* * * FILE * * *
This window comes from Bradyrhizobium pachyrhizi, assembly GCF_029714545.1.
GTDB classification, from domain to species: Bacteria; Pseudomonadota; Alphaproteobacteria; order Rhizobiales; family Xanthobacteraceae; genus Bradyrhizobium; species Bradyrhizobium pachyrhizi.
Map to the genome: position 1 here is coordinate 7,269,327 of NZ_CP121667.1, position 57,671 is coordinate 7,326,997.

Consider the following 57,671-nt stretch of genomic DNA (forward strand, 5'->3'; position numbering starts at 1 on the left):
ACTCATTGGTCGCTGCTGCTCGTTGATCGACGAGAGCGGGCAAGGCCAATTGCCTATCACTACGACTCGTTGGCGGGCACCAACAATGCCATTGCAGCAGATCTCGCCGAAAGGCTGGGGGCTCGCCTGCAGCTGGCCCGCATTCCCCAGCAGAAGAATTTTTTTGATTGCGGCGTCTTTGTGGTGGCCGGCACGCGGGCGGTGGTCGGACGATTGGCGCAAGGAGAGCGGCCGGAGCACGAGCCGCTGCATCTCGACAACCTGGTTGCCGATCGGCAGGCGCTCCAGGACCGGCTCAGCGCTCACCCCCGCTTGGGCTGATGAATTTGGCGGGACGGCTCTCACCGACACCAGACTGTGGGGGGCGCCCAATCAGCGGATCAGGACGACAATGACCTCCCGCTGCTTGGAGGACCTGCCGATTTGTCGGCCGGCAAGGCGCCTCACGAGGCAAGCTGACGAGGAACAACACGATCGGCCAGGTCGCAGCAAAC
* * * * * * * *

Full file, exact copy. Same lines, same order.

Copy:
This window comes from Bradyrhizobium pachyrhizi, assembly GCF_029714545.1.
GTDB classification, from domain to species: Bacteria; Pseudomonadota; Alphaproteobacteria; order Rhizobiales; family Xanthobacteraceae; genus Bradyrhizobium; species Bradyrhizobium pachyrhizi.
Map to the genome: position 1 here is coordinate 7,269,327 of NZ_CP121667.1, position 57,671 is coordinate 7,326,997.

Consider the following 57,671-nt stretch of genomic DNA (forward strand, 5'->3'; position numbering starts at 1 on the left):
ACTCATTGGTCGCTGCTGCTCGTTGATCGACGAGAGCGGGCAAGGCCAATTGCCTATCACTACGACTCGTTGGCGGGCACCAACAATGCCATTGCAGCAGATCTCGCCGAAAGGCTGGGGGCTCGCCTGCAGCTGGCCCGCATTCCCCAGCAGAAGAATTTTTTTGATTGCGGCGTCTTTGTGGTGGCCGGCACGCGGGCGGTGGTCGGACGATTGGCGCAAGGAGAGCGGCCGGAGCACGAGCCGCTGCATCTCGACAACCTGGTTGCCGATCGGCAGGCGCTCCAGGACCGGCTCAGCGCTCACCCCCGCTTGGGCTGATGAATTTGGCGGGACGGCTCTCACCGACACCAGACTGTGGGGGGCGCCCAATCAGCGGATCAGGACGACAATGACCTCCCGCTGCTTGGAGGACCTGCCGATTTGTCGGCCGGCAAGGCGCCTCACGAGGCAAGCTGACGAGGAACAACACGATCGGCCAGGTCGCAGCAAAC